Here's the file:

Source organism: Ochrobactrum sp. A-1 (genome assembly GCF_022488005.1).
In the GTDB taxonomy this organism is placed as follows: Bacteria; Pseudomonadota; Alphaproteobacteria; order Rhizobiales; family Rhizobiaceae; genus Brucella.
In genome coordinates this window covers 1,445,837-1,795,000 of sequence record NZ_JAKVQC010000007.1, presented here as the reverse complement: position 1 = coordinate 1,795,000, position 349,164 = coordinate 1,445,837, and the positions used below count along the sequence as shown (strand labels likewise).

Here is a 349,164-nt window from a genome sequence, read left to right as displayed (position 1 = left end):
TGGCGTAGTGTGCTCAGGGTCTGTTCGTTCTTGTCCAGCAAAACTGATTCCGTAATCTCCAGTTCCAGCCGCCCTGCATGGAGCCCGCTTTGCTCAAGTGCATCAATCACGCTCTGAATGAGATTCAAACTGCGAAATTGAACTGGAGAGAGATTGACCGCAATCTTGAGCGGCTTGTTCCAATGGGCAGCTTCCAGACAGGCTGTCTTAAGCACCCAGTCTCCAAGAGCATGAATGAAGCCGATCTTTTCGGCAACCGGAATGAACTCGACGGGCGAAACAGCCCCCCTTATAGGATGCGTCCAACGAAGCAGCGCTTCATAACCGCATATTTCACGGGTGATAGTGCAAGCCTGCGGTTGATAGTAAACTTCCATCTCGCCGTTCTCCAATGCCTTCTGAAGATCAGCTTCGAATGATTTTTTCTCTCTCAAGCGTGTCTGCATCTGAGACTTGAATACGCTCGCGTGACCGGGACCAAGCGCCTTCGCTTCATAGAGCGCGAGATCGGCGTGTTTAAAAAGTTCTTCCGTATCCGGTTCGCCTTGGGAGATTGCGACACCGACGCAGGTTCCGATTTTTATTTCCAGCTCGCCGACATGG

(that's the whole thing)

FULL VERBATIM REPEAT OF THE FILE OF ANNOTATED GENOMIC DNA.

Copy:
Source organism: Ochrobactrum sp. A-1 (genome assembly GCF_022488005.1).
In the GTDB taxonomy this organism is placed as follows: Bacteria; Pseudomonadota; Alphaproteobacteria; order Rhizobiales; family Rhizobiaceae; genus Brucella.
In genome coordinates this window covers 1,445,837-1,795,000 of sequence record NZ_JAKVQC010000007.1, presented here as the reverse complement: position 1 = coordinate 1,795,000, position 349,164 = coordinate 1,445,837, and the positions used below count along the sequence as shown (strand labels likewise).

Here is a 349,164-nt window from a genome sequence, read left to right as displayed (position 1 = left end):
TGGCGTAGTGTGCTCAGGGTCTGTTCGTTCTTGTCCAGCAAAACTGATTCCGTAATCTCCAGTTCCAGCCGCCCTGCATGGAGCCCGCTTTGCTCAAGTGCATCAATCACGCTCTGAATGAGATTCAAACTGCGAAATTGAACTGGAGAGAGATTGACCGCAATCTTGAGCGGCTTGTTCCAATGGGCAGCTTCCAGACAGGCTGTCTTAAGCACCCAGTCTCCAAGAGCATGAATGAAGCCGATCTTTTCGGCAACCGGAATGAACTCGACGGGCGAAACAGCCCCCCTTATAGGATGCGTCCAACGAAGCAGCGCTTCATAACCGCATATTTCACGGGTGATAGTGCAAGCCTGCGGTTGATAGTAAACTTCCATCTCGCCGTTCTCCAATGCCTTCTGAAGATCAGCTTCGAATGATTTTTTCTCTCTCAAGCGTGTCTGCATCTGAGACTTGAATACGCTCGCGTGACCGGGACCAAGCGCCTTCGCTTCATAGAGCGCGAGATCGGCGTGTTTAAAAAGTTCTTCCGTATCCGGTTCGCCTTGGGAGATTGCGACACCGACGCAGGTTCCGATTTTTATTTCCAGCTCGCCGACATGG